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Stanford Anscombe Society students respond to a burdensome $5,600 security fee they are being forced to pay for their own safety during their upcoming Communicating Values conference.
At one Indianapolis shop, 111 Cakery almost turned into a 911 for religious liberty. Like most Christians in the wedding business, Randy and Trish McGath knew the risks of turning down an order for a same-sex ceremony.
There’s tolerance aplenty on today’s campuses. Too bad it runs only in one direction.
At Stanford University, silencing the voices of one student organization is apparently pertinent in order to protect the feelings of another.
Trying to silence others because one fears what they might say is no way to learn. And it is no way for a university to be a university.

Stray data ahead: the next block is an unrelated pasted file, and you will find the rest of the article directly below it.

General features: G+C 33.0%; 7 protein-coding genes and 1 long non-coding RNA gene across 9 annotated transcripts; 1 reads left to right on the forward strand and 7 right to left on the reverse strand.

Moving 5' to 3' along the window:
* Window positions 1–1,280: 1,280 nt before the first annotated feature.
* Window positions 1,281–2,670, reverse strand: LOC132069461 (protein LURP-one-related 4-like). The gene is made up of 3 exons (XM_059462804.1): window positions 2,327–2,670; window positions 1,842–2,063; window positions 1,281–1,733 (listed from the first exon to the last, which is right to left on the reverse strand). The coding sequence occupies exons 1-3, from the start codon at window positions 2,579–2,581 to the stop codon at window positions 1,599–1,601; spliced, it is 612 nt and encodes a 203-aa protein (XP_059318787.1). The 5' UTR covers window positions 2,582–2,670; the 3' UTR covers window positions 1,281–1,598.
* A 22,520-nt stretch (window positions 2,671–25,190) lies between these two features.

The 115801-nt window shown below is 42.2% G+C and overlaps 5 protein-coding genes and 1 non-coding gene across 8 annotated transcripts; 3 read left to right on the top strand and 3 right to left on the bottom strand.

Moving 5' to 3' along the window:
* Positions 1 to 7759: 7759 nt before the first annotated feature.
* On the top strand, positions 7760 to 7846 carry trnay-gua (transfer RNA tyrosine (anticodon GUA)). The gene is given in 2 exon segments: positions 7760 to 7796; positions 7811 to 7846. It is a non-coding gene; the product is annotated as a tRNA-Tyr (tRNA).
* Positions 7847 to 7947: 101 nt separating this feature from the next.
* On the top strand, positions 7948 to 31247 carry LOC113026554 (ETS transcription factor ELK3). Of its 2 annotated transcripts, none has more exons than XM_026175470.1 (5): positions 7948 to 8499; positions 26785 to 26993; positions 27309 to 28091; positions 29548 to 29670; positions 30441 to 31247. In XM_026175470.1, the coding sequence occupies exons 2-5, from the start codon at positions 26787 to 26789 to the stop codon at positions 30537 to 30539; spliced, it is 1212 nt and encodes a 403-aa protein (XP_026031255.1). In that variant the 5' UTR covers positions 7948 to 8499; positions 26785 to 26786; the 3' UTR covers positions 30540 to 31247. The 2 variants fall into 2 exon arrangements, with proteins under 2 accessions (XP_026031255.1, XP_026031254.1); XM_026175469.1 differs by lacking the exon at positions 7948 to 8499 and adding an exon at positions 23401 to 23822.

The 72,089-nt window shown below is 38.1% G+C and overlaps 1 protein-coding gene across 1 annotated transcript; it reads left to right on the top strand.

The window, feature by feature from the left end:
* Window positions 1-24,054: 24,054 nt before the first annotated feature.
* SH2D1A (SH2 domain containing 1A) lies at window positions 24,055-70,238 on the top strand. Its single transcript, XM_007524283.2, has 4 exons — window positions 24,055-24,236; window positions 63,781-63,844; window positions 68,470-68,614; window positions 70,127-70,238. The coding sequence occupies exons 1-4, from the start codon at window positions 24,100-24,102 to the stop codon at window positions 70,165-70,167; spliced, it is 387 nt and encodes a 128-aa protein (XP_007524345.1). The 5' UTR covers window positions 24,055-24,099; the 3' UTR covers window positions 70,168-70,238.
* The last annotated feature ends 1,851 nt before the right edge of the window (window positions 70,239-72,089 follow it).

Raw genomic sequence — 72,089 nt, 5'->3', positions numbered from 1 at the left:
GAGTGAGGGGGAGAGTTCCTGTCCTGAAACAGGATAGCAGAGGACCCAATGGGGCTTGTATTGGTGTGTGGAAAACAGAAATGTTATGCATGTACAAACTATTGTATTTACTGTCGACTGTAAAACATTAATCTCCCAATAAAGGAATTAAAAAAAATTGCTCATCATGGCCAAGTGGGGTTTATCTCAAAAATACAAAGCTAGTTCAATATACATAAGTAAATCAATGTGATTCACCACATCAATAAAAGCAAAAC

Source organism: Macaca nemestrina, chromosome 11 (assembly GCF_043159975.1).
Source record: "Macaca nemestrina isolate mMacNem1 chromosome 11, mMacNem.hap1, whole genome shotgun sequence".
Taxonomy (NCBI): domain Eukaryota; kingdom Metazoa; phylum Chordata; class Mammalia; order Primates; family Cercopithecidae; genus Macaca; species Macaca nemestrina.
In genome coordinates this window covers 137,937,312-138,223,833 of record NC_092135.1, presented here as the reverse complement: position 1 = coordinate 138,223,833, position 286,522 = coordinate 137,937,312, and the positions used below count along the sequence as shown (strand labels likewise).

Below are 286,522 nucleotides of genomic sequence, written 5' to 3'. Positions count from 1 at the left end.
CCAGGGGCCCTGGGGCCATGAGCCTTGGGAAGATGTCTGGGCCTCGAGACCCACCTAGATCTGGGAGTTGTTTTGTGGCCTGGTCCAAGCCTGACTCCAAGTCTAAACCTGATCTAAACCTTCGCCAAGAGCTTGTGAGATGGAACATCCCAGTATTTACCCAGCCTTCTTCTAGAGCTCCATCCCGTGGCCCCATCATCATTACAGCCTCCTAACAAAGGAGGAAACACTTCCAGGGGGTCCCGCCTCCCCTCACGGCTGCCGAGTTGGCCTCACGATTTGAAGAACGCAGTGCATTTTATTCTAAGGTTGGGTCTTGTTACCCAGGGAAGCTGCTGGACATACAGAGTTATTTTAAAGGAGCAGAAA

Debating with activist-minded people is nearly impossible. With them, disagreeing with their cause is the same as hating those whom they claim to defend. Take Stanford University’s Anscombe Society’s scheduled conference called “Communicating Values: Marriage, Family & the Media“.
Allowing an Anscombe Society event could cause suicides, a student claims.
An upcoming conference organized by Stanford University’s Anscombe Society called “Communicating Values: Marriage, Family & the Media” has been dubbed “hate speech” by the college’s graduate-level student government, which refused to allow any of its student fee-funded budget to support the event.
Rod Dreher wrote this piece, published in the American Conservative.
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